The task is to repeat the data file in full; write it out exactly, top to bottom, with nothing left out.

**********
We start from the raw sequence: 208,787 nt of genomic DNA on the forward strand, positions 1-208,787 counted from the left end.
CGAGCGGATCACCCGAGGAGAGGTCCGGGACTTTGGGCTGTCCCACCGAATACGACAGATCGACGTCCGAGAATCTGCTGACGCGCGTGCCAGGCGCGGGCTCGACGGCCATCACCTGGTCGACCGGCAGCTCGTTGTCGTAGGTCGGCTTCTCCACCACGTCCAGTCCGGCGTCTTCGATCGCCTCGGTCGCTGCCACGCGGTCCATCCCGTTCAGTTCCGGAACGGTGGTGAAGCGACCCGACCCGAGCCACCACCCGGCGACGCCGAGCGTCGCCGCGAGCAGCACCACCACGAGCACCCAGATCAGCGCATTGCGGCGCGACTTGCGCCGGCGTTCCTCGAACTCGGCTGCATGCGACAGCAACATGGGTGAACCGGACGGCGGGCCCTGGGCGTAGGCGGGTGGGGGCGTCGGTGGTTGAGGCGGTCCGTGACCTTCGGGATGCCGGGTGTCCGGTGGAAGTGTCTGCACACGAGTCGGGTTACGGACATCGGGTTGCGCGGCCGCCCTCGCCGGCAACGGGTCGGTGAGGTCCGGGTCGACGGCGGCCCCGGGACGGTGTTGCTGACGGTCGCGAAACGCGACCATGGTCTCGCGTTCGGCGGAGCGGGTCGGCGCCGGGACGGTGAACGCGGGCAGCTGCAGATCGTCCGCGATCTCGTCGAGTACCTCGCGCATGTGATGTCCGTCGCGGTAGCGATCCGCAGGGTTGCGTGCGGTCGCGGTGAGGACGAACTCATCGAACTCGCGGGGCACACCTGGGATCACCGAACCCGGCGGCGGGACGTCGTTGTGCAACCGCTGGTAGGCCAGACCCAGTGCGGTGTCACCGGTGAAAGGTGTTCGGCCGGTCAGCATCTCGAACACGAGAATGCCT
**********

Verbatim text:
We start from the raw sequence: 208,787 nt of genomic DNA on the forward strand, positions 1-208,787 counted from the left end.
CGAGCGGATCACCCGAGGAGAGGTCCGGGACTTTGGGCTGTCCCACCGAATACGACAGATCGACGTCCGAGAATCTGCTGACGCGCGTGCCAGGCGCGGGCTCGACGGCCATCACCTGGTCGACCGGCAGCTCGTTGTCGTAGGTCGGCTTCTCCACCACGTCCAGTCCGGCGTCTTCGATCGCCTCGGTCGCTGCCACGCGGTCCATCCCGTTCAGTTCCGGAACGGTGGTGAAGCGACCCGACCCGAGCCACCACCCGGCGACGCCGAGCGTCGCCGCGAGCAGCACCACCACGAGCACCCAGATCAGCGCATTGCGGCGCGACTTGCGCCGGCGTTCCTCGAACTCGGCTGCATGCGACAGCAACATGGGTGAACCGGACGGCGGGCCCTGGGCGTAGGCGGGTGGGGGCGTCGGTGGTTGAGGCGGTCCGTGACCTTCGGGATGCCGGGTGTCCGGTGGAAGTGTCTGCACACGAGTCGGGTTACGGACATCGGGTTGCGCGGCCGCCCTCGCCGGCAACGGGTCGGTGAGGTCCGGGTCGACGGCGGCCCCGGGACGGTGTTGCTGACGGTCGCGAAACGCGACCATGGTCTCGCGTTCGGCGGAGCGGGTCGGCGCCGGGACGGTGAACGCGGGCAGCTGCAGATCGTCCGCGATCTCGTCGAGTACCTCGCGCATGTGATGTCCGTCGCGGTAGCGATCCGCAGGGTTGCGTGCGGTCGCGGTGAGGACGAACTCATCGAACTCGCGGGGCACACCTGGGATCACCGAACCCGGCGGCGGGACGTCGTTGTGCAACCGCTGGTAGGCCAGACCCAGTGCGGTGTCACCGGTGAAAGGTGTTCGGCCGGTCAGCATCTCGAACACGAGAATGCCT